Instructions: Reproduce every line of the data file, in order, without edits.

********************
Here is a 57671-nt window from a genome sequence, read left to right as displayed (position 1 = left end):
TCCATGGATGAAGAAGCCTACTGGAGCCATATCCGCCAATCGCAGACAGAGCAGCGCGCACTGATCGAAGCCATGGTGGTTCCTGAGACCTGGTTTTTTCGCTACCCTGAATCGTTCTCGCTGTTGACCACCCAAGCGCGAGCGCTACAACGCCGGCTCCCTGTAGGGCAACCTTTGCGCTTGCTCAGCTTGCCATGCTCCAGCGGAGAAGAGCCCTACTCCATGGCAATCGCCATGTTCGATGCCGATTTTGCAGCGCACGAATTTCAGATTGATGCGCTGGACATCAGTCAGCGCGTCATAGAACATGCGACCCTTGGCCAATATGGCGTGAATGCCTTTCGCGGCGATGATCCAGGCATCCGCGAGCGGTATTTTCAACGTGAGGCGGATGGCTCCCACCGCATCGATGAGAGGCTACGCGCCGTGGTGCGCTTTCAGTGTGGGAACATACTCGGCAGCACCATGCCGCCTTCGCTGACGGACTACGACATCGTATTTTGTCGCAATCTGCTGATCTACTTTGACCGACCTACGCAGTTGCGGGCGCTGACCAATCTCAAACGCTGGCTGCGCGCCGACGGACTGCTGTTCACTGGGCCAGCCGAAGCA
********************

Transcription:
Here is a 57671-nt window from a genome sequence, read left to right as displayed (position 1 = left end):
TCCATGGATGAAGAAGCCTACTGGAGCCATATCCGCCAATCGCAGACAGAGCAGCGCGCACTGATCGAAGCCATGGTGGTTCCTGAGACCTGGTTTTTTCGCTACCCTGAATCGTTCTCGCTGTTGACCACCCAAGCGCGAGCGCTACAACGCCGGCTCCCTGTAGGGCAACCTTTGCGCTTGCTCAGCTTGCCATGCTCCAGCGGAGAAGAGCCCTACTCCATGGCAATCGCCATGTTCGATGCCGATTTTGCAGCGCACGAATTTCAGATTGATGCGCTGGACATCAGTCAGCGCGTCATAGAACATGCGACCCTTGGCCAATATGGCGTGAATGCCTTTCGCGGCGATGATCCAGGCATCCGCGAGCGGTATTTTCAACGTGAGGCGGATGGCTCCCACCGCATCGATGAGAGGCTACGCGCCGTGGTGCGCTTTCAGTGTGGGAACATACTCGGCAGCACCATGCCGCCTTCGCTGACGGACTACGACATCGTATTTTGTCGCAATCTGCTGATCTACTTTGACCGACCTACGCAGTTGCGGGCGCTGACCAATCTCAAACGCTGGCTGCGCGCCGACGGACTGCTGTTCACTGGGCCAGCCGAAGCA